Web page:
Calum Macleod

The most blasphemous nominee for the Footlights’ annual playwriting prize is being performed this week at our very own ADC Theatre. Do you ever think it’s funny that, given that humans are pretty essentially suited to just under a century of existence, we fantasise about living for eternity an awful lot? Pearly Gates: A Kafkaesque Romcom in Heaven is what happens when two comedy writers, with one RS GCSE between them, sit in a room and talk about heaven for long enough. How would you adjust to a place where time and death are meaningless? What about having infinite time to bump into *that* ex who you just about hoped you might never have to see again? Is learning Gaelic still a waste of my time? And how the hell did your ex get into heaven?!?

When you get down to the practicalities of it all, utopia might not be so hot. Sure we all wish we had time to learn a language on the side, but what about every single language ever, along with all the books written in them? In Pearly Gates, the residents of our paradise find plenty of ways to fill the endless void, from zero-gravity squash to 600 years working on the golf swing, but nothing can quite seem to stop their own salvation from crushing them. As the title suggests, we’ve also made sure to give a fair portrayal of all the paperwork the admin Angels have to do to keep that place from falling out the sky. In Pearly Gates, heaven isn’t fun for anyone (apart from the audience). The show considers the realities of living forever from several angles. For starters, you can wave goodbye to life-long friendship – there’s nothing like infinite time to make you sick of someone. As heavenly newcomers Monica (the weirdo) and (big nerd) Ethan learn, enough time in the evergreen meadows will even make you sick of yourself.

“In Pearly Gates, the residents of our biblical paradise find plenty of ways to fill the endless void but nothing can quite seem to stop their own salvation from crushing them.”

Pearly Gates also covers the opportunities for personal development a timeframe like eternity offers. Infinite time means any of the deceased can totally master any skill in its complete entirety. Just think about how mad LinkedIn gets up there. Only problem is, one day you run out of things worth getting good at. Eventually, you find yourself yo-yoing because you don’t know what else to do – and then before you know it, it’s been thirty years and you still haven’t quite mastered the wrist flick. Of course, heaven-dwellers have invented a few pastimes we don’t have the enjoyment of – like going back down to Earth as a ghost and slamming doors in old creepy houses. Totally pointless – but you should see their faces. One purgatorial prankster, Kate, gets a particular kick out of going down and hiding under the bed of someone who’s got one leg over the cover and one leg under the cover. Then – just as they’re about to fall asleep – she grabs it! What a kook.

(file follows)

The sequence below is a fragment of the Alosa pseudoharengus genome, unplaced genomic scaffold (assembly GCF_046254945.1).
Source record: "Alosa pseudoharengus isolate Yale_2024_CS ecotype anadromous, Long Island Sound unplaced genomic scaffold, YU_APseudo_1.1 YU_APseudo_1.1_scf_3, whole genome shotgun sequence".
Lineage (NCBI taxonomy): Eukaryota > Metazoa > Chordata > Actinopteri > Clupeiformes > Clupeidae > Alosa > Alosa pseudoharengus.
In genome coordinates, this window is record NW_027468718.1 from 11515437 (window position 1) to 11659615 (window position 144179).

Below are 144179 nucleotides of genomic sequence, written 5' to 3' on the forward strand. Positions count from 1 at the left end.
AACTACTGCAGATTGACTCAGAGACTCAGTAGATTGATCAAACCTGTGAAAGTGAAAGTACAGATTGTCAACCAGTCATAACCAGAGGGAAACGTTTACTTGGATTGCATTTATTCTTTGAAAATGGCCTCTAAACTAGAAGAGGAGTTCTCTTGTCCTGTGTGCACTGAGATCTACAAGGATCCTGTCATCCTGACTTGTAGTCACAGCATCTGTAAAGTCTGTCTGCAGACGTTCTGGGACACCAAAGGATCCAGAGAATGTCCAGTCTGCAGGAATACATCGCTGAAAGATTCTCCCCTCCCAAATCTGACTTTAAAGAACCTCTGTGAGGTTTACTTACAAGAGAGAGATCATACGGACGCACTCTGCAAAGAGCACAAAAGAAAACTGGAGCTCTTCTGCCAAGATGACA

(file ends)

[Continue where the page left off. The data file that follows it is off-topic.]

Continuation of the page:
The show follows a blank-slate protagonist, Will, who functions as a peephole through which the audience encounters our version of heaven, but also who is the subject of the “Kafkaesque Romcom” segment of “Kafkaesque Romcom in Heaven”. Will enters to learn he has been placed in a very unflattering karma percentile, and thus his only options are *eternal hell* or reincarnation – as Gonorrhoea, a dung beetle in the 14th century Sahara Desert, or a lab-rat. To make things even more disorientating, he can’t even remember anything from his life – he’s got post-mortal amnesia, the leaflets say. In a state of disbelief, he decides to initiate an appeal and is given seven fleeting days to gather evidence for his defence in the eternal merry-go-round that is about 80% of all humans to ever have existed.


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Since rehearsals have begun, directors Izzy Smith and Lara Cosmetatos, have grown Pearly Gates far beyond our quiet little script. We’ve really enjoyed how cast members have added their own comedic touches – from Liam Shinar’s slightly too convincing anti-bureaucracy rants as Saint Peter to Sophie Brawn’s fantastically deadpan interpretation of Moira the Admin Angel. Giving the cast the freedom to take the script into their own hands has made the whole process an especially fun one and made sure the collaborative character of the show has been a constant from the writing room to the stage.

On Will’s time-bending, mind-blending journey he’ll encounter the jaded, the wacky, and the downright sad personalities that are bumbling around up there, but it won’t be until his past life hits him full force in the face that he realises where he really wants to be. Pearly Gates features karma bands and reincarnation cycles, dung beetles doing calculus and the perplexing musical genre of grindcore: in other words, it’s exactly the unconventional romance plot you’ve been looking for at 11pm on a school night. To join us on the “imaginative and funny” comedy adventure that left Taskmaster’s Alex Horne “feeling peculiar about whether I will ultimately want to get into the Pearly Gates”, buy your ticket to paradise now.

Pearly Gates: A Kafkaesque Romcom in Heaven is showing at the ADC Theatre, Wednesday 23rd to Saturday 26th October, at 11pm.

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